Document Type


Publication Date


Publication Source

New Mexico Museum of Natural History Bulletin



Inclusive pages


Peer Reviewed



The dinosaur tracks of the Glen Rose Formation in the Paluxy River at Dinosaur Valley State Park are among the best preserved and most abundant in the world. Although many tracksites are easily correlated to the Main Tracksite, others, especially those at the extreme ends of the park, are differently preserved and not obviously correlated. To count track horizons, several stratigraphic sections were measured along the river from upstream at the McFall Ledge Site to 7.6 km downstream at the County Road 1001 crossing (3.1 km linear distance). High-resolution correlation of these sections reveals that 6 meters of strata separate two track-bearing intervals exposed in the river. Seven distinctive beds can be correlated: 1) the lowest, the main track layer, a dolomitic mud with Arenicolites burrows and finely preserved footprints, 2) a hardground bed with oyster-encrusted bored cobbles, 3) the “steinkern marl,” a fining upward shaly-concretionary unit containing a diverse fauna including clams and serpulid mounds in life position, 4) the “Corbula bed,” a few cm of grainstone consisting almost exclusively of mm-size, diagenetically-altered articulated clam steinkerns, 5) the serpulid bed, a fine-grained packstone riddled with Thalassinoides burrow networks and occupied by sparsely-scattered metersized serpulid mounds, 6) the Taylor track layer, containing variably-preserved footprints and mudcracks and 7) the highest, the Diplocraterion bed, a wackestone ledge characterized by the U-shaped burrow Diplocraterion. High-resolution geologic maps showing the outcrop distribution of these stratigraphic units in the Paluxy Riverbed reveal patterns of local structural relief that expose the main track layer in the northern Park Central park area, and expose the higher Taylor track layer at the eastern and western/southern part of the park. These maps also serve as a guide to resource management in the Park, showing where erosion is destroying track layers and where the same erosion is uncovering new tracksites.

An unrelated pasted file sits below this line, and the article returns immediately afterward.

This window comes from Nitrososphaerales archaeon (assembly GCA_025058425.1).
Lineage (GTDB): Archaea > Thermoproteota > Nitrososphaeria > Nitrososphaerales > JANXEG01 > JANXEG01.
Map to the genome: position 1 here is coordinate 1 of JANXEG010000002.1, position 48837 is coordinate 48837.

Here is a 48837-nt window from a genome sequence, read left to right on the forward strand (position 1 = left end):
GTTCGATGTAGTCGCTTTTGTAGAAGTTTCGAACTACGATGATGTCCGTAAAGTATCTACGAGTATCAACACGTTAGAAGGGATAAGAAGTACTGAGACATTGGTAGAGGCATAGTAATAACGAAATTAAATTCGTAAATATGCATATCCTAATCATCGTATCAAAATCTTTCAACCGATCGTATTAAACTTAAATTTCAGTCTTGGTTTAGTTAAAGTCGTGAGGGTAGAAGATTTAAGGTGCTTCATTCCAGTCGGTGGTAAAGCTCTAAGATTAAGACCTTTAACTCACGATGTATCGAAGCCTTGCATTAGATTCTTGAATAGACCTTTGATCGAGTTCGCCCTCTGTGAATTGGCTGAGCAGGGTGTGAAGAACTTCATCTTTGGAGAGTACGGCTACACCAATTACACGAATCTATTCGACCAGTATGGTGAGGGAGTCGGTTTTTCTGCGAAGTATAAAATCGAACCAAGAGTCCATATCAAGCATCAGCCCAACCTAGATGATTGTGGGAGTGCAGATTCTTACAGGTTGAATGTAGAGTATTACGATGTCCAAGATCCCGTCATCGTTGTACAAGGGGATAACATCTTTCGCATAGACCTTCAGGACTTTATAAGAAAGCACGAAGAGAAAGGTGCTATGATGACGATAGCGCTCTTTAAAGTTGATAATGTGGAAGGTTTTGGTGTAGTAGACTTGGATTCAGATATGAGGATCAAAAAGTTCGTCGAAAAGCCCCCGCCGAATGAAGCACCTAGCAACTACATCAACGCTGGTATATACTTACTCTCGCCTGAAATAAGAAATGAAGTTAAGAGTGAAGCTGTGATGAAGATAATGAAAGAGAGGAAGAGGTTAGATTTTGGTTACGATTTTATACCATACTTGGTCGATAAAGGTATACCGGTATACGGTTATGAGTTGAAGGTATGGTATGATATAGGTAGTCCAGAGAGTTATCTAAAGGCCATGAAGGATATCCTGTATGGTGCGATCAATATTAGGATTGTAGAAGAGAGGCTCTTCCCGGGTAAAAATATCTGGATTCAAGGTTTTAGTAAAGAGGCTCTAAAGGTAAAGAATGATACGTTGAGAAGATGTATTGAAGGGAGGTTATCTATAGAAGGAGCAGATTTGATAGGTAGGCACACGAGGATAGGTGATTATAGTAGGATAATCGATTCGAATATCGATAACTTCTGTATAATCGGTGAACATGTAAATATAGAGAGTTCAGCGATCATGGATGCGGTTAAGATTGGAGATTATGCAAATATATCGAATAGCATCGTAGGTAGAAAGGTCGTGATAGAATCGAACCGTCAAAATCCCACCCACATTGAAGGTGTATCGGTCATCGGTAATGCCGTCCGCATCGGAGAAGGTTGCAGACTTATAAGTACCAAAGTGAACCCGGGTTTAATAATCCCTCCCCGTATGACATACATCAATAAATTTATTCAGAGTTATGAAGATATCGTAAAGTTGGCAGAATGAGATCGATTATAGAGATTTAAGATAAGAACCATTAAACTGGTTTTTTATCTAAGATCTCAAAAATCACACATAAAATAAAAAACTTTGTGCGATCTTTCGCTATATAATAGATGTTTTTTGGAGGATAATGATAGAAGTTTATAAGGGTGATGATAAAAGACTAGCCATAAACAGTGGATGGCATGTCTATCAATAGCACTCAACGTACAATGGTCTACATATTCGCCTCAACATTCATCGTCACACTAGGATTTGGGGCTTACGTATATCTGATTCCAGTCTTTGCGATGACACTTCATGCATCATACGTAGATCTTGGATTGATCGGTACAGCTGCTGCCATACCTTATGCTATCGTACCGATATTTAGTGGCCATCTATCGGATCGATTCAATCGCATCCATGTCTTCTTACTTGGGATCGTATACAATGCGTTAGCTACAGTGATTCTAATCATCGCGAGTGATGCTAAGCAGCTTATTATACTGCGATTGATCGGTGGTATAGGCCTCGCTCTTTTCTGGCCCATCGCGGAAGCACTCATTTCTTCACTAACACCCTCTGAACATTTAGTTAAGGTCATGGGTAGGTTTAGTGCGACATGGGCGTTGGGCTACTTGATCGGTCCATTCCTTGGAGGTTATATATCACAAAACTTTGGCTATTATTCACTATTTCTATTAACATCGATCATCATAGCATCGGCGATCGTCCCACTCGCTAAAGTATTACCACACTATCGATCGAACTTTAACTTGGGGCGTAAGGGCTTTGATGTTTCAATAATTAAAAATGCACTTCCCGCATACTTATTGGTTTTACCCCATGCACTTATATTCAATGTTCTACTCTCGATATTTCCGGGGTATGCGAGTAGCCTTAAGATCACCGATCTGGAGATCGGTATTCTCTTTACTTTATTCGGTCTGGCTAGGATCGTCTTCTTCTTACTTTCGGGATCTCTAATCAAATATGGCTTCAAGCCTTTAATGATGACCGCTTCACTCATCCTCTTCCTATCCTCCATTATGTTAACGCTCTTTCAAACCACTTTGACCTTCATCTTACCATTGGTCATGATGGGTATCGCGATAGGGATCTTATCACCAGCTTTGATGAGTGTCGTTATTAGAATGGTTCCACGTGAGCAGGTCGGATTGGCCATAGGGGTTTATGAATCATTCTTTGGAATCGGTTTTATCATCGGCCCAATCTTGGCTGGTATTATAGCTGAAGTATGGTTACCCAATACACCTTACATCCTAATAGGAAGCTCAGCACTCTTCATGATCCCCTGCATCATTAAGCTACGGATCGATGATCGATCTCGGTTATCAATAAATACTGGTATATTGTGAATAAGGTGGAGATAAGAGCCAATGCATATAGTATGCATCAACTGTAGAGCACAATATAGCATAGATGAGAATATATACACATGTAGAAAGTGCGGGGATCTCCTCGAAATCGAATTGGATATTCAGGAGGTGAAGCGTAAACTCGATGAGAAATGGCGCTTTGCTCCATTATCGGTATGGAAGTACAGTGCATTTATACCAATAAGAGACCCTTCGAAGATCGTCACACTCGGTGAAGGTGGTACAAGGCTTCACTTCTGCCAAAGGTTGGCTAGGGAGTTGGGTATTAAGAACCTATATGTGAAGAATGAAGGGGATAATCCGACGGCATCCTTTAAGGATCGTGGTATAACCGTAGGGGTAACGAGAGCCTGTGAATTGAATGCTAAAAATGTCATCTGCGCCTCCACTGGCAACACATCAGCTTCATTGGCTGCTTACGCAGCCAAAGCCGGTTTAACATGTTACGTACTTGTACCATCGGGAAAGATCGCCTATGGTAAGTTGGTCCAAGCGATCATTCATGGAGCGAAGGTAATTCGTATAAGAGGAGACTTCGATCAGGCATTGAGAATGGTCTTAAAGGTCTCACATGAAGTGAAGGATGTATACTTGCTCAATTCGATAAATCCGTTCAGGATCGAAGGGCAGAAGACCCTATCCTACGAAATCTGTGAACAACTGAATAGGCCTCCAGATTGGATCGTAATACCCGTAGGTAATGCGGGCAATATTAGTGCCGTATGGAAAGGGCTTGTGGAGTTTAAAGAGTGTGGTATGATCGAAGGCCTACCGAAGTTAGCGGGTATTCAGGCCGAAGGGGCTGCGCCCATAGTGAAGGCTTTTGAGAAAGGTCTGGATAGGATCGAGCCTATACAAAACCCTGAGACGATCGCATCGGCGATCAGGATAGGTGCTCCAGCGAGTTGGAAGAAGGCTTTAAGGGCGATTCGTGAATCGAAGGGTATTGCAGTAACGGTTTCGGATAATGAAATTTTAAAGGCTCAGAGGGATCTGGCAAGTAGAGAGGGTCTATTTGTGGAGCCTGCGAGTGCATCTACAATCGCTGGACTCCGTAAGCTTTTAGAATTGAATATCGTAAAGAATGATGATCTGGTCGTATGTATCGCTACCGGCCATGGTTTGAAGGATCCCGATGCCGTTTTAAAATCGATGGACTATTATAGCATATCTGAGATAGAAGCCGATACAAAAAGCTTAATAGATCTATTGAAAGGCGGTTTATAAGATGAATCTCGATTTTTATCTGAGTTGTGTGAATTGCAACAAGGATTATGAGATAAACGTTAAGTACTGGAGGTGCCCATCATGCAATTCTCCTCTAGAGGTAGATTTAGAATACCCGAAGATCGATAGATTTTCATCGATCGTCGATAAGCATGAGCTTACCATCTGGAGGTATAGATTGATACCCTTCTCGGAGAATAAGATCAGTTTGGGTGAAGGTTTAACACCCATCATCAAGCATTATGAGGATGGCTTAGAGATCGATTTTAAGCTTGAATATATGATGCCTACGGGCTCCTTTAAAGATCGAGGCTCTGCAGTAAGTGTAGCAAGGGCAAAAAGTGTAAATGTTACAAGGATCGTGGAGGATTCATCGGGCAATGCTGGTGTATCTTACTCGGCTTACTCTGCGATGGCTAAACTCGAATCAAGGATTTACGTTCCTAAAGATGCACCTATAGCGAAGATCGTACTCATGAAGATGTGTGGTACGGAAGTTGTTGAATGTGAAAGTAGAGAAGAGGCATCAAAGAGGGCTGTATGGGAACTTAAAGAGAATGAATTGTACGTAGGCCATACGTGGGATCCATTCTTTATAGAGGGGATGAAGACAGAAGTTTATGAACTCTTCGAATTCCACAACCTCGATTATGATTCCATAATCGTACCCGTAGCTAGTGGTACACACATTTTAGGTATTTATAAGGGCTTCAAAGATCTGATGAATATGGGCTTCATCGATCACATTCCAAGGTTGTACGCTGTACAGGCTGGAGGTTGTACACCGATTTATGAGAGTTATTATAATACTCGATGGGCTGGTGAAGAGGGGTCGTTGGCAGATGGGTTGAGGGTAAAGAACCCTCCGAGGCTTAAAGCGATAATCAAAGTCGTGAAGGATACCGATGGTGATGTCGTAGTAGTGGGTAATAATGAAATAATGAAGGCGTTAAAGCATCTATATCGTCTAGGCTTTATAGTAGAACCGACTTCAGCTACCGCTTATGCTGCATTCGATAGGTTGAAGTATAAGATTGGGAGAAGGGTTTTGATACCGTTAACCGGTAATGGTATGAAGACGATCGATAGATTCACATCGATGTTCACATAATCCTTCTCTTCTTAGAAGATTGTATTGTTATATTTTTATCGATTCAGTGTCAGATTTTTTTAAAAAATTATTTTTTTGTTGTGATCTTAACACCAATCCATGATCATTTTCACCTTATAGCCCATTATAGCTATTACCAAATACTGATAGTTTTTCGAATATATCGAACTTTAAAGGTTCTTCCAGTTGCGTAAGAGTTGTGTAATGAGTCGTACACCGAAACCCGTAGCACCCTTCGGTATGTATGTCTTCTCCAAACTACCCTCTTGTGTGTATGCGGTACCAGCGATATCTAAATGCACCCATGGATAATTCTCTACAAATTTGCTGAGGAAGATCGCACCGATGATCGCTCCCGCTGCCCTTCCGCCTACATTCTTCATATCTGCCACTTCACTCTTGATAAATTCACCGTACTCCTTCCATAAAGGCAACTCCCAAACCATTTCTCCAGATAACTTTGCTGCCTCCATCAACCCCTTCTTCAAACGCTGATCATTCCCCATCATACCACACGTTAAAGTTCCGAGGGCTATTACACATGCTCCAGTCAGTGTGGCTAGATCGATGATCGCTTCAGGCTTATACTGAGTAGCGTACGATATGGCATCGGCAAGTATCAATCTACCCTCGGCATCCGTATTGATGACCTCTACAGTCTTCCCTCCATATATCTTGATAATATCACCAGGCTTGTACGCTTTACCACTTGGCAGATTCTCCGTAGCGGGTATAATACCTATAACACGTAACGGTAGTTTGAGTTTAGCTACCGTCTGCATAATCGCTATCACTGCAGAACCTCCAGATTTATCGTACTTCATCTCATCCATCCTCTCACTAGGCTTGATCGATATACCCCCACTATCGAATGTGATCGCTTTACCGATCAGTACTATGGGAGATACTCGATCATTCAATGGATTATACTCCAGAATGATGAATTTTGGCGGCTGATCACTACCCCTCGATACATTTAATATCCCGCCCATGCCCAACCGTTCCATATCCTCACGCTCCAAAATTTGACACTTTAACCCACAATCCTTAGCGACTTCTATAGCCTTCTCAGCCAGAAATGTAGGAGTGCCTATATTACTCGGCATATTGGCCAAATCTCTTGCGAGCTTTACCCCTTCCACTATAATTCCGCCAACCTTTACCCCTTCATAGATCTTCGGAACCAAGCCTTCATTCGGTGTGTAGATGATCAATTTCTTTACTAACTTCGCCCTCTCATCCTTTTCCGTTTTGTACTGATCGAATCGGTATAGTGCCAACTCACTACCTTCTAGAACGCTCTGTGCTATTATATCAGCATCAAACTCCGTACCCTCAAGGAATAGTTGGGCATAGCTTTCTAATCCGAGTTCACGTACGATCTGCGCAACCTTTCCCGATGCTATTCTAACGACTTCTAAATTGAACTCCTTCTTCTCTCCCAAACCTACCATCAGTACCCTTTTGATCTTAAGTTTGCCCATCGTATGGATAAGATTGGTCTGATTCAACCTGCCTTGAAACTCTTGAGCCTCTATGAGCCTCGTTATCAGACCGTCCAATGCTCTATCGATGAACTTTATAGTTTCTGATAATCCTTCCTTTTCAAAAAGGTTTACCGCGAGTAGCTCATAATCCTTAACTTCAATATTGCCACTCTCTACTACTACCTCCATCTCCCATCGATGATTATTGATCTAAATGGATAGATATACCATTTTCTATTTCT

Ichnology, Cretaceous, Dinosaurs, Coastal Geology


Earth Sciences | Evolution | Paleobiology | Stratigraphy | Terrestrial and Aquatic Ecology